Fortnightly: What market trends does The Shaw Group see evolving in construction of utility infrastructure?

Gill: In the United States and in international markets where we do business, demand for electricity continues to grow. At the same time, the cost and availability of fuel, concern about global warming and the emission of carbon dioxide and other gases from power plants is having a decided effect on the types of projects our customers are pursuing.

On the fossil side of the business, a number of states have given the green light to clean-coal projects, and we are partnering with customers in Arkansas, Colorado, Louisiana and Virginia to build new advanced coal plants and to re-power existing plants with technologies that will reduce emissions and increase energy efficiency. We also are the market leader in providing new air quality control (AQC) systems, as power plant owners implement technologies to mitigate emissions of carbon dioxide, mercury, nitrogen oxides and sulfur dioxide on existing assets. AQC work will continue to be a major focus of our business.

The fact is, the technology currently exists to build and operate coal-fired plants so their environmental impact is less than a combined-cycle or gas-fired plant, which some environmentalists now seem to favor. Regardless, Shaw is positioned to provide our customers with engineering, procurement and construction (EPC) on virtually any type of new power plant or retrofit they desire—including nuclear.

In 2006, Shaw Group acquired a 20 percent stake in Westinghouse, positioning us to participate in the next-generation AP1000 nuclear power plant deployment. To date, we are participating in the engineering, procurement and project management work on four new nuclear units in China using the AP1000 design. Just as significant, as U.S. electric utilities pursue environmentally friendly generating options, nuclear power is again becoming very attractive since it emits zero greenhouse gases. According to the U.S. Nuclear Regulatory Commission, during the next few years, it expects to receive construction and operating license applications for 33 new nuclear power plants—and of those, at least 14 are expected to use the AP1000 plant design.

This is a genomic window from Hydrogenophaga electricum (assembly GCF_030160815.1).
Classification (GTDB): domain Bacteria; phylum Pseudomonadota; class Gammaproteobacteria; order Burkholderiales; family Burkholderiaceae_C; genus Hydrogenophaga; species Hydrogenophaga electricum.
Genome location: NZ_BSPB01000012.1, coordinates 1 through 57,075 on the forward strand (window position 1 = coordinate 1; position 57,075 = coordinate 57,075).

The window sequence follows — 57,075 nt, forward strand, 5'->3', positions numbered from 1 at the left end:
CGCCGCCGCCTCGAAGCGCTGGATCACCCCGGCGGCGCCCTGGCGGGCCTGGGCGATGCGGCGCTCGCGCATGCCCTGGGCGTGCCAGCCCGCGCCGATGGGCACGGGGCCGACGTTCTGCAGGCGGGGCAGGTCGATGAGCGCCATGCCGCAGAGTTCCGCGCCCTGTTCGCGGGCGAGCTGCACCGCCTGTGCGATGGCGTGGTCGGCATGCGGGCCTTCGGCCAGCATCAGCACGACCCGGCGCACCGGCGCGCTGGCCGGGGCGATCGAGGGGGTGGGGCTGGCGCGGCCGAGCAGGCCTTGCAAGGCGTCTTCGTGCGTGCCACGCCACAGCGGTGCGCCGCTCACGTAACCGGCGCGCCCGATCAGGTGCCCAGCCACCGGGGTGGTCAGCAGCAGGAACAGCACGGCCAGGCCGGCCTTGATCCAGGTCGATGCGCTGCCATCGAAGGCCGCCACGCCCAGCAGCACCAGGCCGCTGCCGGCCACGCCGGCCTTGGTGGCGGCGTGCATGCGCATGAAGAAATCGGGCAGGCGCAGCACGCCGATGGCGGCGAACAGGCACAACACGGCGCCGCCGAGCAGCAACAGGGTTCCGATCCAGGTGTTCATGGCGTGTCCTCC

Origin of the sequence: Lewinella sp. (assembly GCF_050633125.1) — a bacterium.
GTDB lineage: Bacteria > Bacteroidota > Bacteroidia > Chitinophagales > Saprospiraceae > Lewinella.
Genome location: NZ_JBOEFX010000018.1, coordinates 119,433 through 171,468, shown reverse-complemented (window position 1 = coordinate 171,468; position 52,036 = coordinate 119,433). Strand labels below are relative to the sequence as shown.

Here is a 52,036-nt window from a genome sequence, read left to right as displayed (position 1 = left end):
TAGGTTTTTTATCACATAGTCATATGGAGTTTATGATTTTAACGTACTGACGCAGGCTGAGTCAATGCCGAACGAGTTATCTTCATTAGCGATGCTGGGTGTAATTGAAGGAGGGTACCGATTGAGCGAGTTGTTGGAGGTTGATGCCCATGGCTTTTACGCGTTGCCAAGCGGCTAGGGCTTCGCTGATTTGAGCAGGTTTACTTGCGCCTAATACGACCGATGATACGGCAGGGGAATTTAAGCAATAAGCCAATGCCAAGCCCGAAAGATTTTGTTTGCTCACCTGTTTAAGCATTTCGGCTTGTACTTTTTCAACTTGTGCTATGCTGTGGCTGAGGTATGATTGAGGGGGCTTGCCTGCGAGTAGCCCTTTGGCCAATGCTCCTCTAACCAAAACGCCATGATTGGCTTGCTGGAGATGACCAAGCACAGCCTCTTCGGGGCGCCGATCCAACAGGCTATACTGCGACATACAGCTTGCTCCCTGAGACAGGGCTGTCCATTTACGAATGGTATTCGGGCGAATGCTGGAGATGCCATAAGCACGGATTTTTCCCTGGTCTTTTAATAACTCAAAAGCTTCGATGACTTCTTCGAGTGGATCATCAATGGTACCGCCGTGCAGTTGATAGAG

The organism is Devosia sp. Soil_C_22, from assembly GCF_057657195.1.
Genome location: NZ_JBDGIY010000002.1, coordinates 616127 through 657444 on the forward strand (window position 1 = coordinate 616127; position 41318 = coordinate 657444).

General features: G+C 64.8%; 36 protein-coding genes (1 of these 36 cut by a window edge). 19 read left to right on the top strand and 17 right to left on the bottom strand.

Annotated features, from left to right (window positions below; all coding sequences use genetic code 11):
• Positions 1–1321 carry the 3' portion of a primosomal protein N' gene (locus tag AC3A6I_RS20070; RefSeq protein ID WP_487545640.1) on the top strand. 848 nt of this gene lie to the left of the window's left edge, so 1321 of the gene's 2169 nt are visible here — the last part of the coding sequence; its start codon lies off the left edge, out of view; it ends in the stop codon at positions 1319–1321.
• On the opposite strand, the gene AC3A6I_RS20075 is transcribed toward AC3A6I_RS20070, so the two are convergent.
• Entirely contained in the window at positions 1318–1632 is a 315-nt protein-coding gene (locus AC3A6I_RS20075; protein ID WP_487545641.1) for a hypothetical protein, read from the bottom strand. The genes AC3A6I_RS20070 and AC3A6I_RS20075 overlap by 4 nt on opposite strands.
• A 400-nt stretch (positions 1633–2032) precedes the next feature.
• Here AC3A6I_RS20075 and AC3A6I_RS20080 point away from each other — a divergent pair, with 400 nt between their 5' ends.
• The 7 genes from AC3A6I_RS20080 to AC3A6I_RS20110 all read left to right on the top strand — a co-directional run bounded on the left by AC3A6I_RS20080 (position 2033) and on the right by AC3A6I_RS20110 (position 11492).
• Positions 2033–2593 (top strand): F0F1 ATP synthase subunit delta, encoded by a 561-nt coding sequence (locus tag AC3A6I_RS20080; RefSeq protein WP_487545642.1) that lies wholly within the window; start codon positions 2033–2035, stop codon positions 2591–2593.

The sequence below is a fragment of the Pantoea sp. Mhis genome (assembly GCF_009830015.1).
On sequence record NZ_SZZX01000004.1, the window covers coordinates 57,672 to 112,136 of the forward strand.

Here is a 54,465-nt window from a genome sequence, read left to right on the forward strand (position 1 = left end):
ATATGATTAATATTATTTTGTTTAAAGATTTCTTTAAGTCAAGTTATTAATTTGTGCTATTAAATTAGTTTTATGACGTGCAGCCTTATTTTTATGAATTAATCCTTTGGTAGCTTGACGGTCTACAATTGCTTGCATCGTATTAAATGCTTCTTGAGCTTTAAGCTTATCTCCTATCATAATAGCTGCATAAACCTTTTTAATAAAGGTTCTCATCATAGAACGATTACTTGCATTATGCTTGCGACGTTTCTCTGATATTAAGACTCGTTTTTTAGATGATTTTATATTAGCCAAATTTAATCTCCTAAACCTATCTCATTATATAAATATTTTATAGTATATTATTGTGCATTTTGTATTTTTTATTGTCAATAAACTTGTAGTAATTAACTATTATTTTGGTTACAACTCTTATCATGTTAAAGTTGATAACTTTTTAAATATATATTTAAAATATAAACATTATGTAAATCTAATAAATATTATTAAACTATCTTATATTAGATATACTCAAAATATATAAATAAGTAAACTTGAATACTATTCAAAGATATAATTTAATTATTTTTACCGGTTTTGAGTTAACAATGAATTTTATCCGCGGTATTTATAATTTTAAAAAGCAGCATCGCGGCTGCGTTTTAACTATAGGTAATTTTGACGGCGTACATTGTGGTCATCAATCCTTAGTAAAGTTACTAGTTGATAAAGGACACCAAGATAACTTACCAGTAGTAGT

Fortnightly: The costs of building utility infrastructure projects are increasing. What role does The Shaw Group have in keeping those costs under control?

Gill: Shaw works closely with our customers on the details of design and scope development, and we communicate the costs associated with a given project prior to initiating the full release for the contract. We then collaborate on the best risk profile for the contract and negotiate a fair return on the services we provide, all of which enables Shaw Power to help our customers control project costs.

We also work closely with our subcontractors and suppliers to manage costs and project schedules. Like many contractors, Shaw flows prime-contract requirements regarding penalties and damages to our subcontractors and suppliers when they fail to meet schedules or adversely impact the cost of a project.

The vertically integrated nature of The Shaw Group also helps us to manage costs. For example, Shaw’s Fabrication and Manufacturing Group is the world’s largest supplier of industrial piping, which gives us the advantage of providing our customers with the most competitive pricing and schedules utilizing Shaw controlled engineering, procurement, fabrication, project management, construction, start-up and commissioning services for their project.

Finally, Shaw Power has now executed more than 27 million consecutive work hours without a lost-time accident. We are extremely proud of the safety culture we have developed for Shaw Power employees and other people who wish to participate with us on our projects. Having such a strong safety program and record not only ensures the safety of our workforce, it also translates into significant cost savings for the projects.

Fortnightly: Increases in costs for skilled and craft labor are a problem, and some expect a lack of skilled workers going forward. How is The Shaw Group dealing with these issues?

Gill: Without a doubt, demand for engineers, designers, craftspeople and project managers throughout our industry currently exceeds the supply of skilled employees.

In some ways, that’s a good problem for our company to have, because it means we have a lot of business. Like other companies in our industry, we have responded to the shortage of skilled workers by becoming more aggressive in our recruiting on college campuses, in high schools, vocational and technical schools, and at job fairs. In addition, Shaw Power plays an active role in local education and workforce development to help ensure future job-seekers have the kinds of skills we need to be successful.

The fact we have so much work also is a recruiting tool, because we are in a better position than many companies to offer long-term employment. In our industry, craftspeople and other skilled employees move from project to project, so having a sizeable backlog provides a degree of job security that a similar job at a company with a smaller backlog might not offer.

The decision to locate the Power Group headquarters in Charlotte, N.C., is another recruiting tool we’ve been able to leverage. Charlotte is a growing, vibrant city with a moderate cost of living, and many job candidates are excited by the thought of relocating to Charlotte.

Fortnightly: How deep is Shaw’s backlog of utility infrastructure projects or construction contracts in general?

Gill: Corporate-wide, Shaw booked nearly $11 billion in new awards during fiscal year 2007 and its backlog of unfilled orders as of Aug. 31, 2007, rose to a record $14.3 billion—up 57 percent from approximately $9.1 billion the same time a year earlier.